Funding in the first three cycles of this grant provided support of the Drosophila RNAi Screening Center (DRSC) at Harvard Medical School, allowing us to bring to the community a unique state-of-the-art infrastructure for high-throughput RNAi screens (RNAi-HTS) in Drosophila cells. To date, we have facilitated many full-genome screens, smaller screens and other projects, resulting already in more than 125 publications on screen results, methods, meta-analysis, etc. Reagent information and screen datasets are available for search or download online at our own website, www.flyrnai.org, as well as at other sites such as FlyBase, GenomeRNAi and NCBI PubChem BioAssays. Over the years we have designed, generated, and refined our RNAi libraries and added libraries for over-expression screens and interrogation of miRNA function. Our RNAi libraries offer exceptional quality and coverage, comprising nearly 35,000 unique, high-quality double stranded RNA (dsRNA) reagents targeting a total of about 14,000 protein-coding and non-coding Drosophila genes. We also designed and maintain an extensive laboratory information management system (LIMS) and database, as well as a website that provides free access to protocols, publications, datasets, and an increasing number of online software tools. Altogether, we have succeeded in establishing ourselves as an integrated center for screening and technology transfer, serving the widest possible community of researchers. Through support of both on-site and off-site screens using our high-quality libraries, researchers are continuing to conduct innovative cell-based assays to address fundamental cell biological questions and disease-related topics, taking advantage of the efficiency, low gene redundancy and gene conservation offered by the Drosophila cell system. The experience we have gained since 2003 has shaped our view of how to further expand the scope and impact of the DRSC through continued support of on-site and off-site screening as well as rapid transfer of new technologies (e.g. CRISPR-Cas technologies) to the community. In this competing renewal, we seek continued support for the DRSC resource so we can keep providing the state-of-the reagents, experimental and informatics infrastructure that makes Drosophila functional genomic screening accessible to the widest possible group of researchers. Among the reasons our efforts are critical is that unlike for functional genomics studies in mammalian cells, commercial companies have no commitment to provide the community with reagents, databases and software tools for Drosophila functional genomics screens and analyses.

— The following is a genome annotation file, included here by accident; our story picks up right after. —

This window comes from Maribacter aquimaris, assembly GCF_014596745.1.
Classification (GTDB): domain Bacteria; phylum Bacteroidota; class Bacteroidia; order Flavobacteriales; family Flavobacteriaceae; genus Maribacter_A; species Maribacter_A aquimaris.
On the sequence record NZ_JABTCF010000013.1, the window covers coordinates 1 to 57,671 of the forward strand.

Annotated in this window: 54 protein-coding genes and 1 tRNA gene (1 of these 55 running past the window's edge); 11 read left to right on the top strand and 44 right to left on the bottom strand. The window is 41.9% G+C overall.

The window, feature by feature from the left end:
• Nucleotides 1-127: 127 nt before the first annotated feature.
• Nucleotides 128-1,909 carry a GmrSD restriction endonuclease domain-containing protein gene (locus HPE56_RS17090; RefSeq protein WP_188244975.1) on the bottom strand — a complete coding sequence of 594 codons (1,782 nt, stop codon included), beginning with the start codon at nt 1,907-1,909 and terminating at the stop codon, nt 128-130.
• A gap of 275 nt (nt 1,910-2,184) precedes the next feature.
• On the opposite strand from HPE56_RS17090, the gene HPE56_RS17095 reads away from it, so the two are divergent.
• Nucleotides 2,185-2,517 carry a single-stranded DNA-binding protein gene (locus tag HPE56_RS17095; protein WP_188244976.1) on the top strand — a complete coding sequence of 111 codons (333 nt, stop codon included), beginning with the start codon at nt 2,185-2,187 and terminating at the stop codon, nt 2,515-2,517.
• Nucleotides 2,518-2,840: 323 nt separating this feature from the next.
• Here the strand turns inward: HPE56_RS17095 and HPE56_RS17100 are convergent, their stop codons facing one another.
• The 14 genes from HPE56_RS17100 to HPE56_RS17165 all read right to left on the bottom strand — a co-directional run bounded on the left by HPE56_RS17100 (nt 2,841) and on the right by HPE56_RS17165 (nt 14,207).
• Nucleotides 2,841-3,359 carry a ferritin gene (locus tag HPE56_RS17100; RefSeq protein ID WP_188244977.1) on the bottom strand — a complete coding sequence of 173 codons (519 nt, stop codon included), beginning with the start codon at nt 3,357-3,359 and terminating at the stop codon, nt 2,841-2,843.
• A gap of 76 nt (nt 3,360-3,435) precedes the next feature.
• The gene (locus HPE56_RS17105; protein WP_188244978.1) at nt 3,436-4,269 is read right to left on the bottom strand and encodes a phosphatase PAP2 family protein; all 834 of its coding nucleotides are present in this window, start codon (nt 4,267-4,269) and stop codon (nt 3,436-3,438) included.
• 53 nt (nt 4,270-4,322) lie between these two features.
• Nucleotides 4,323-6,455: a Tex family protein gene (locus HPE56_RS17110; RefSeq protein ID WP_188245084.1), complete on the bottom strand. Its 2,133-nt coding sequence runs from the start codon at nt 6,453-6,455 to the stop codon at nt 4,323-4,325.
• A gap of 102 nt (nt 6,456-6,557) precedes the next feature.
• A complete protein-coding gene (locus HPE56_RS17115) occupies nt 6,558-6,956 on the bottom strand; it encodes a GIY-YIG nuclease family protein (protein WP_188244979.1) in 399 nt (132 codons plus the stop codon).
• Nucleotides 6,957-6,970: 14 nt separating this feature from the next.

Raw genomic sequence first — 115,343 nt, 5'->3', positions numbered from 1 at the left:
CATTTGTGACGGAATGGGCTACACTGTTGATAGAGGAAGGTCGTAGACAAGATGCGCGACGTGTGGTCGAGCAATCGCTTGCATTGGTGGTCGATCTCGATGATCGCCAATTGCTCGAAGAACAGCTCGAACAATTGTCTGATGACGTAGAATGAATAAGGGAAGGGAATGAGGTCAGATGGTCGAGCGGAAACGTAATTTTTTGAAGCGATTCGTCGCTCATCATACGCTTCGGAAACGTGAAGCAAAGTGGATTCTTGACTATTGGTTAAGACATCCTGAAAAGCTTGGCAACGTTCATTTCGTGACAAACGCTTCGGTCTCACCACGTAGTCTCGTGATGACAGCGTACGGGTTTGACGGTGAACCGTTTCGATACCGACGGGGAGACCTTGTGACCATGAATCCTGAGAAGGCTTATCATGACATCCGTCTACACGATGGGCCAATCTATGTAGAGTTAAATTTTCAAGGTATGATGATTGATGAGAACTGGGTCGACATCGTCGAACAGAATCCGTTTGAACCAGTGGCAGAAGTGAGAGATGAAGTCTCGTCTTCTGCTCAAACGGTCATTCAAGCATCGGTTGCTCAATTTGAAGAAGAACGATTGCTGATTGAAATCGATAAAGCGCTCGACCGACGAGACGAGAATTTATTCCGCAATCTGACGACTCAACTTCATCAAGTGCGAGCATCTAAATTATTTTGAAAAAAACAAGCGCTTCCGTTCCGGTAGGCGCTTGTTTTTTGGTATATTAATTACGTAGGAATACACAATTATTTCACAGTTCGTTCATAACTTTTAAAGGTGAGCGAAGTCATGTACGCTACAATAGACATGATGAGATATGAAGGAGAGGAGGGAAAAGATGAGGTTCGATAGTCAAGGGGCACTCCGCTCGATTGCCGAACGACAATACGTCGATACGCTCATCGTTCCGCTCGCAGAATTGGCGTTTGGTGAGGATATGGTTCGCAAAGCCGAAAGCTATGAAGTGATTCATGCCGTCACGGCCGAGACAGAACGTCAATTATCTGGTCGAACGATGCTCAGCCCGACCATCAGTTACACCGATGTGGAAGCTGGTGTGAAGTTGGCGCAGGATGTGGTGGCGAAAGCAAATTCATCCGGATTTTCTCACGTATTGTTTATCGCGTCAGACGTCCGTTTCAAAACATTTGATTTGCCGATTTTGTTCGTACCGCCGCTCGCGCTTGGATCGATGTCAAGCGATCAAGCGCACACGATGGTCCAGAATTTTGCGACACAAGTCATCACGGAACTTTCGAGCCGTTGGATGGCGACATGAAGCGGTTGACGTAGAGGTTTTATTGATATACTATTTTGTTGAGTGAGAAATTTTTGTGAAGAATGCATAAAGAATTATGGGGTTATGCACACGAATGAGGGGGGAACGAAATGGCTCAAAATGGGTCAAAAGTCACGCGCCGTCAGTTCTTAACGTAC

Public Health Relevance

This project aims to seek continued support for the Drosophila RNAi Screening Center (DRSC) at Harvard Medical School. We will continue to provide the community with state-of-the-art reagents and infrastructure for functional genomic screening in Drosophila cells. Moreover, we will continue to serve as a 'technology transfer center' by making protocols, reagents, equipment, software, etc. rapidly available to the community at large.

Agency
National Institute of Health (NIH)
Institute
National Institute of General Medical Sciences (NIGMS)
Type
Research Project (R01)
Project #
5R01GM067761-16
Application #
9598340
Study Section
Genomics, Computational Biology and Technology Study Section (GCAT)
Program Officer
Sledjeski, Darren D
Project Start
2003-05-01
Project End
2019-11-30
Budget Start
2018-12-01
Budget End
2019-11-30
Support Year
16
Fiscal Year
2019
Total Cost
Indirect Cost
Name
Harvard Medical School
Department
Genetics
Type
Schools of Medicine
DUNS #
047006379
City
Boston
State
MA
Country
United States
Zip Code
02115
Sung, Eui Jae; Shears, Stephen B (2018) A genome-wide dsRNA library screen for Drosophila genes that regulate the GBP/phospholipase C signaling axis that links inflammation to aging. BMC Res Notes 11:884
Viswanatha, Raghuvir; Li, Zhongchi; Hu, Yanhui et al. (2018) Pooled genome-wide CRISPR screening for basal and context-specific fitness gene essentiality in Drosophila cells. Elife 7:
Hu, Yanhui; Vinayagam, Arunachalam; Nand, Ankita et al. (2018) Molecular Interaction Search Tool (MIST): an integrated resource for mining gene and protein interaction data. Nucleic Acids Res 46:D567-D574
Mohr, Stephanie E; Rudd, Kirstin; Hu, Yanhui et al. (2018) Zinc Detoxification: A Functional Genomics and Transcriptomics Analysis in Drosophila melanogaster Cultured Cells. G3 (Bethesda) 8:631-641
Jayson, Christina B K; Arlt, Henning; Fischer, Alexander W et al. (2018) Rab18 is not necessary for lipid droplet biogenesis or turnover in human mammary carcinoma cells. Mol Biol Cell 29:2045-2054
Ewen-Campen, Ben; Mohr, Stephanie E; Hu, Yanhui et al. (2017) Accessing the Phenotype Gap: Enabling Systematic Investigation of Paralog Functional Complexity with CRISPR. Dev Cell 43:6-9
Ewen-Campen, Ben; Yang-Zhou, Donghui; Fernandes, Vitória R et al. (2017) Optimized strategy for in vivo Cas9-activation in Drosophila. Proc Natl Acad Sci U S A 114:9409-9414
Sung, Eui Jae; Ryuda, Masasuke; Matsumoto, Hitoshi et al. (2017) Cytokine signaling through Drosophila Mthl10 ties lifespan to environmental stress. Proc Natl Acad Sci U S A 114:13786-13791
Housden, Benjamin E; Muhar, Matthias; Gemberling, Matthew et al. (2017) Loss-of-function genetic tools for animal models: cross-species and cross-platform differences. Nat Rev Genet 18:24-40
Song, Wei; Cheng, Daojun; Hong, Shangyu et al. (2017) Midgut-Derived Activin Regulates Glucagon-like Action in the Fat Body and Glycemic Control. Cell Metab 25:386-399

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